Remove from the pan and serve warm with butter and jam, apple jelly, lemon curd or chocolate spread. (If you wish, wrap the drop scones in a clean tea towel to keep warm while you make the rest.)

Mini Mee’s

Kids of all ages love these…they can be fancied up with raspberries, apple purée or Kumquat Compote and cream.

Makes 50 – 60, enough to have a real feast!

4 organic or free-range eggs

1/2 teaspoon salt

1/2 teaspoon baking soda (bicarbonate of soda)

25g (1oz) plain white flour

475ml (17fl oz) sour cream

2 – 3 tablespoons caster sugar

clarified butter or light oil

icing sugar for dusting

Whizz all the ingredients in a blender. Alternatively, put the eggs in a mixing bowl and whisk until blended. Add the salt, sieved baking soda, flour, sour cream and sugar. Mix well.

Heat a frying pan until it is good and hot, add clarified butter to the pan and drop small spoonful’s of batter onto the pan – just enough to spread to an approximately 6cm (2 1/2 inch) round. When a few bubbles appear on the top of the pancakes flip them over and cook briefly.

Dust with icing sugar and enjoy.

Valentine’s Day

Brilliant – we’ve got through dreary January at last, celebrated St. Brigid’s Day and now it’s upwards and onwards and we’ve got St. Valentine’s Day just around the corner. Another excuse to paint the nails, pop on our glad rags and definitely a day to crack open a bottle of fizz.
 Doesn’t have to be Premier cru champagne, could be a prosecco or one of those sexy little Pet Nats that are all the rage.
There’s always a scramble for restaurant tables on the 14th of February but if you can’t snag a booking, don’t fret, you can always save up the treat for another night. Interestingly, this year several restaurants have told me that they are getting bookings for shared tables of 6 or 8 couple friends, wanting to celebrate and have fun together rather than whispering across a table for two…
However, for a celebratory experience, that’s truly special, nothing quite tops, a special home-cooked meal that’s designed to be delicious, comforting and chic.
Light the fire, lay the table and pop a few little flowers into a vase, you could go low-key or all out romantic with lots of cheesy hearts and red roses.
So, what will you cook?  Perhaps you already know your partner’s favourite dish, could be mac and cheese or even spaghetti Bolognese, which, according to Google, are among the top favourites for St. Valentine’s suppers.…!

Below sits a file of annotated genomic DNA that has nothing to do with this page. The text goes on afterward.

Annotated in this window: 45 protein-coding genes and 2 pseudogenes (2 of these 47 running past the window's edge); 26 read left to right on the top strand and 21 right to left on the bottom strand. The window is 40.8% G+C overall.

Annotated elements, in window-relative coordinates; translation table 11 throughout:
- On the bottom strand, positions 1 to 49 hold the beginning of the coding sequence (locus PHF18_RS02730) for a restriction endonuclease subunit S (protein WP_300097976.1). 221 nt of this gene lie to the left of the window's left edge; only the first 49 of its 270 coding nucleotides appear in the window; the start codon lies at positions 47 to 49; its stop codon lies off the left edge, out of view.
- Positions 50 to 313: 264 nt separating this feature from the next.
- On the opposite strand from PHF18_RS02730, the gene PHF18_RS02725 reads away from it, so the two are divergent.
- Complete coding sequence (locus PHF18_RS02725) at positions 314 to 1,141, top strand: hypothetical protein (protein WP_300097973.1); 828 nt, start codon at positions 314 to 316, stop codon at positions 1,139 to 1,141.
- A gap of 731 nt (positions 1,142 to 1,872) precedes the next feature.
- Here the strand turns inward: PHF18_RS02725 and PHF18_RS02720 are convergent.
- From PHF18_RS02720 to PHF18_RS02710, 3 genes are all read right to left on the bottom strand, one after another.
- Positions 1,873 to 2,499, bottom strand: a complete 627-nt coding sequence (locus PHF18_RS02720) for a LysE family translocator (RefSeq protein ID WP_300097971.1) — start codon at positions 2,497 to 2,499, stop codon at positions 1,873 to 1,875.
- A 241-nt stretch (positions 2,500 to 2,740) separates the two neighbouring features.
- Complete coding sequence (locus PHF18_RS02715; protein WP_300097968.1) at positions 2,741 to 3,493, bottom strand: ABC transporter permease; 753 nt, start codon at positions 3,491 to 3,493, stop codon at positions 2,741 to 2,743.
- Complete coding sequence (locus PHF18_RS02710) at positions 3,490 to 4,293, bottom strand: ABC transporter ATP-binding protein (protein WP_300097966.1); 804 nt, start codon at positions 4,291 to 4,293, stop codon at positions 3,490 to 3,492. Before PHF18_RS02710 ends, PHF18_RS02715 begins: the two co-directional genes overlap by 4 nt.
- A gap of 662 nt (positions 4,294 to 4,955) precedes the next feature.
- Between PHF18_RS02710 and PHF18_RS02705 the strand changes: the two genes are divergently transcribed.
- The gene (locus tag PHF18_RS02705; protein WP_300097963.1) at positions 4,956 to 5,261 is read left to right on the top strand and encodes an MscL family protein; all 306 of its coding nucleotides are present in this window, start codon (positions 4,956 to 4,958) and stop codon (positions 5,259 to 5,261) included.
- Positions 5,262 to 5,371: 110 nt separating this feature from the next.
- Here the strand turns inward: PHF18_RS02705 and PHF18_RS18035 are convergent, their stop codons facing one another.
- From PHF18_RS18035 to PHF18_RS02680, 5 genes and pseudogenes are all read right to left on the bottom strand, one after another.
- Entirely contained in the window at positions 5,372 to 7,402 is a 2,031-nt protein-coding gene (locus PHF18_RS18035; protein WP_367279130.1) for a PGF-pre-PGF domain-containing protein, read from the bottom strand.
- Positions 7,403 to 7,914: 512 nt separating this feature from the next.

It’s good to choose dishes, not too complicated that can be prepared ahead, finished off in a few minutes so you can serve the meal effortlessly and spend maximum time at the table rather than faffing around the cooker….
I know they are not everybody’s cup of tea but I love oysters, They are at their very best just now, plump and delicious, while there is still an R in the month plus they have a reputation for being an aphrodisiac…. It’s all that zingy zinc…..
Oysters are super easy to serve. I love them just as they are with a little squeeze of lemon juice, I’m not a fan of tabasco sauce with them but there are lots of good things to spoon onto oysters to enhance (or mask) the briny flavour, as you wish.
Here are two delicious options. Many people who don’t necessarily enjoy oysters au nature but love them when they are cooked. Here is the much-requested recipe for the Ballymaloe oysters with champagne sauce. This could be just the time to indulge, and the good news is the sauce can be prepared and the oysters opened ahead and kept in the fridge. Just pop under the grill to gratinate for a couple of minutes just before you serve them proudly with a flourish.
Some chaps love a juicy steak which sounds complicated to cook at the last minute, but actually you can slightly undercook a thick steak and leave it to rest on an upturned plate in a cool oven for 20 minutes or more. I love to serve it, thickly sliced over a bed of watercress or rocket leaves with lots of crispy potato wedges and a drizzle of Béarnaise sauce.
Alternatively, how about a tagine or a bubbly stew made several days ahead. It will just need to be heated up and popped into the centre of the table for sharing… It can also be a vegetarian or vegan version and all you’ll need is a little rice, couscous or potatoes depending on the dish. Better still, do a one pot version that includes the potatoes or pasta.
Shameless plug coming up…!  Check out Darina Allen is One Pot Feeds All for lots and lots of suggestions.
There are so many delicious romantic desserts, it might have to be something chocolatey… Alternatively, serve a kumquat compote with some unctuous vanilla bean ice cream and some little wood sorrel leaves from your walk in the woods…. and how about going all out with heart-shaped shortbread biscuits with a ‘subtle‘ message piped on top….cheesy but fun….